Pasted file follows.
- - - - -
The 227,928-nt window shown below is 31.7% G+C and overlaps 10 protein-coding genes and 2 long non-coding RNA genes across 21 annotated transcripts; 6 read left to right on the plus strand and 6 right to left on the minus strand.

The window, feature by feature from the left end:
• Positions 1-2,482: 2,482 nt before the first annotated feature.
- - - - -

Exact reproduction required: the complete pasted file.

The 227,928-nt window shown below is 31.7% G+C and overlaps 10 protein-coding genes and 2 long non-coding RNA genes across 21 annotated transcripts; 6 read left to right on the plus strand and 6 right to left on the minus strand.

The window, feature by feature from the left end:
• Positions 1-2,482: 2,482 nt before the first annotated feature.